This is not part of planned development at Homebush, home of 10 billion mosquitos. Instead, it is one of several entrances into the old naval armory. This is where baby trains would emerge, carrying shells and so on for their trip down to the docks. That roof in the background is probably on one of the old bunkers. It's open on weekends, and I have been in for a look around, but some areas are still fenced off due to unexploded ordnance.
Instead, this is Homebush. I don't know if this used to be a toxic waste dumping ground or an industrial area, but it is now block after block of fairly expensive apartments. Friends of ours used to rent there - they were a "sort-of power couple" pulling in something around the quarter million mark between them. The apartments are large and fitted out very well - the exact opposite to what Renter Girl has been experiencing - but then you can pay $1,000 a week to live here.
Note the mature palm trees and the precisely manicured hedges - of differing colours, so that they contrast nicely.
There is plenty of room between apartment buildings, so you don't get issues with shading, neighbours peering into your kitchen and noise from across the road. You could fly a small Airbus down this road without fear of clipping a balconey.
Most of the parking is underground, so visitors don't have much trouble finding a spot on the street. Even the parking bays are manicured. The corporate body fees alone for gardening must be vicious.
Each block has a silly name, like "Napoli". And an "ooh-ah" designer entrance, making a statement.
Roundabouts and the ends of streets have sympathetic botanical treatments as well. I'm not big on this modernist architecture, but the whole place is reasonably pleasing on the eye.
Even the small things are taken care of - there are stands every so often dispensing plastic bags for collecting dog turds (and I imagine that if you are caught leaving a dog turd behind, they crucify you and your dog on the nearest date tree).
"Pulse" - another one of those funny names developers dream up. Written in a fancy font too. I can't imagine how hideously dated this will look though in say 2019.
The outdoor gym equipment is immaculate as well - no peeling paint and rusting bars and splintering steps within this lot.
I'd never noticed it before, but there is some sort of half-sunken wreck just off the shore at this point. It seems to be broken into three bits - the bow is on the far left, then two other bits over towards the mangroves on the right.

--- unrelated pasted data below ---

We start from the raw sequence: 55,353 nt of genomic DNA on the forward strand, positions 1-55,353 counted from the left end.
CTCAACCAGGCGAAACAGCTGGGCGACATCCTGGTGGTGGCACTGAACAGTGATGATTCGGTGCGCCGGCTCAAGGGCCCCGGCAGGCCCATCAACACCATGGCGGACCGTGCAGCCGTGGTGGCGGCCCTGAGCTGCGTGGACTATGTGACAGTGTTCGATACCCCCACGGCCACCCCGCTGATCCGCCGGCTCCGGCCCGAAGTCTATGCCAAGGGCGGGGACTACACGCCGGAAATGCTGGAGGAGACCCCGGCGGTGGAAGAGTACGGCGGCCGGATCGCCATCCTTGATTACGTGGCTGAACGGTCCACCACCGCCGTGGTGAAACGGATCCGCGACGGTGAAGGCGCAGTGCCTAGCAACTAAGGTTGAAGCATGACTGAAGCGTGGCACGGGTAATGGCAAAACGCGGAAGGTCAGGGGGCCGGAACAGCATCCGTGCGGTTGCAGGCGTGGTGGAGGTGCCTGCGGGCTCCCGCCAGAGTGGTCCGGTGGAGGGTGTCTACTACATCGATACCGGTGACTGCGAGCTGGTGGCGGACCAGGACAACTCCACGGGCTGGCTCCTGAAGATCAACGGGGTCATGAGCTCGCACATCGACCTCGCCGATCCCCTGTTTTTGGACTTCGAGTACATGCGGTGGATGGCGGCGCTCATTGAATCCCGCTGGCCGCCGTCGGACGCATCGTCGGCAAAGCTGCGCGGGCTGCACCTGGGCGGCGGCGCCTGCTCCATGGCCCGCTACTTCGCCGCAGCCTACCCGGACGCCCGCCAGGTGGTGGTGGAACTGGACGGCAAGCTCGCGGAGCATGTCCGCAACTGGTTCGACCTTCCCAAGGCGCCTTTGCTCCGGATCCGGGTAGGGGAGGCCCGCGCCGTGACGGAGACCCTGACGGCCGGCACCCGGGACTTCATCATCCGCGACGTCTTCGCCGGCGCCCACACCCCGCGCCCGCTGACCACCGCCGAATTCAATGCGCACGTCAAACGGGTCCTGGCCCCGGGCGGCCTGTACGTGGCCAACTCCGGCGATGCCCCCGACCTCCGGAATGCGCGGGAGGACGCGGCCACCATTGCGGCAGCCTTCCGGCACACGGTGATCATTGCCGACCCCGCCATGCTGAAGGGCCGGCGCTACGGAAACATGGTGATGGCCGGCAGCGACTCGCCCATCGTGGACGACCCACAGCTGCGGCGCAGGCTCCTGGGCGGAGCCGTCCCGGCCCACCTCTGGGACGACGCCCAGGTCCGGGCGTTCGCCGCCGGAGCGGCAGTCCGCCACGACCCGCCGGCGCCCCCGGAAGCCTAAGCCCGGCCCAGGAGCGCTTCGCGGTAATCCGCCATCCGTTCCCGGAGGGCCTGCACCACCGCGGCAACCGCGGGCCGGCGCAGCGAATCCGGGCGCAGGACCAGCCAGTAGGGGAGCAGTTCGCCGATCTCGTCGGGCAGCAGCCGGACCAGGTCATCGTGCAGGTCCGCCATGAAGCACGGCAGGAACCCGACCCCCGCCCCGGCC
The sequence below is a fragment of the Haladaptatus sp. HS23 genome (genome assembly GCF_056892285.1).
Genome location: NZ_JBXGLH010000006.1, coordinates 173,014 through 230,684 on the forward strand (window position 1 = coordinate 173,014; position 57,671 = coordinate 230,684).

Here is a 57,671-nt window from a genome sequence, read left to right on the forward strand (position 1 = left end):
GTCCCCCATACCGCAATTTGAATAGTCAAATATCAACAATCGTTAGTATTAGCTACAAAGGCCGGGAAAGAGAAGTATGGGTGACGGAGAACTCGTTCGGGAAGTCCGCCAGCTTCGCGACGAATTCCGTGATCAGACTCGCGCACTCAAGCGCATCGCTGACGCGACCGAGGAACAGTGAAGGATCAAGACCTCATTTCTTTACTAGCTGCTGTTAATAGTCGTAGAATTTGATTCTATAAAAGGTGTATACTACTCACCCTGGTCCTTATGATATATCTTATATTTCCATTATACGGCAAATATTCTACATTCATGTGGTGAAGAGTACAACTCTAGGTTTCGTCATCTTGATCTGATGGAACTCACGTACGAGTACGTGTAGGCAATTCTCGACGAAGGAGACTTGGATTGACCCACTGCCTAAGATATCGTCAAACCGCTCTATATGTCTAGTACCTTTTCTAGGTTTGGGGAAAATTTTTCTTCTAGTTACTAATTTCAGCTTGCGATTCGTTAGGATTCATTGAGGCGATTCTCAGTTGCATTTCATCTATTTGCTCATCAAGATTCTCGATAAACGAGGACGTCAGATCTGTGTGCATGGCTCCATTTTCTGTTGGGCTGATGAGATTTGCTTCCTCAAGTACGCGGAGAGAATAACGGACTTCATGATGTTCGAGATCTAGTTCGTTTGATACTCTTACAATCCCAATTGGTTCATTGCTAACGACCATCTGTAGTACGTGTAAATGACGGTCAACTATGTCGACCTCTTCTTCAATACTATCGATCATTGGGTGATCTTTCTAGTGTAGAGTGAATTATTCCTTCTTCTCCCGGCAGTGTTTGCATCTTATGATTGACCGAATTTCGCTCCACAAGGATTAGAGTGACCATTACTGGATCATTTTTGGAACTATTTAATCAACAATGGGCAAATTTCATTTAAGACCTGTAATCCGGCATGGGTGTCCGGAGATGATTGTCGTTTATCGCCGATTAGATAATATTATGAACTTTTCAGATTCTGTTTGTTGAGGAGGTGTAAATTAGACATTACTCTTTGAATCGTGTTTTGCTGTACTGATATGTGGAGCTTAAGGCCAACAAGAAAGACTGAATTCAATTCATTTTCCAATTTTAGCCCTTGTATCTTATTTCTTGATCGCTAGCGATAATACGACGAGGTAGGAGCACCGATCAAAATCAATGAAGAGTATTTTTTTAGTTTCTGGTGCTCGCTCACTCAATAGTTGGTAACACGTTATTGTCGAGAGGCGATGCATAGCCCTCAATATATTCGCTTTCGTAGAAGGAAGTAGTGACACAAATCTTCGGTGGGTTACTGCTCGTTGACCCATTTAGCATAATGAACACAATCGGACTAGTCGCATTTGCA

A closeup of two bits of rusting something-or-other.
And another bit. This bit has collected enough dirt to actually support some plant life - and a few thousand seagulls. The "dirt" could of course be 50 years of built up seagull poop.
After seeing that bloke in the kayak, I spotted this. I didn't stop for a close look, but I presume you can rent these for a spin around the harbour. Just the thing for a bit of shark watching.
Someone went all out when they designed these light fittings. I can imagine seeing these things walking down a catwalk in Paris. It's the little touches like these that set the place apart.
It also has a few of a particular designer feature that shits me to tears - the "quality statement" that is functionally useless. These are scattered all around one building in particular. They are like the skeleton for a covered walkway, except without the useful bit - the roof - that keeps the rain off in winter and the sun off in summer. And notice that it doesn't even cover the path - it cuts across a lawn. I hate these things.
So, back to more enjoyable plants, and a rock feature. Yes, the rock feature is functionally useless as well, but at least it is partly "natural".
My favourite - the big wobbly glass entrance plate to "Mariners cove". Real estate agents must have wet dreams when they see things like this.
In summary, this place is way too sterile and planned for me, but I can appreciate how nice it must be to live here if this is your thing.
And that's how the other half are living. For the moment at least. I haven't heard of any throwing themselves off the roof as a result of their share portfolio cratering, but anything is possible.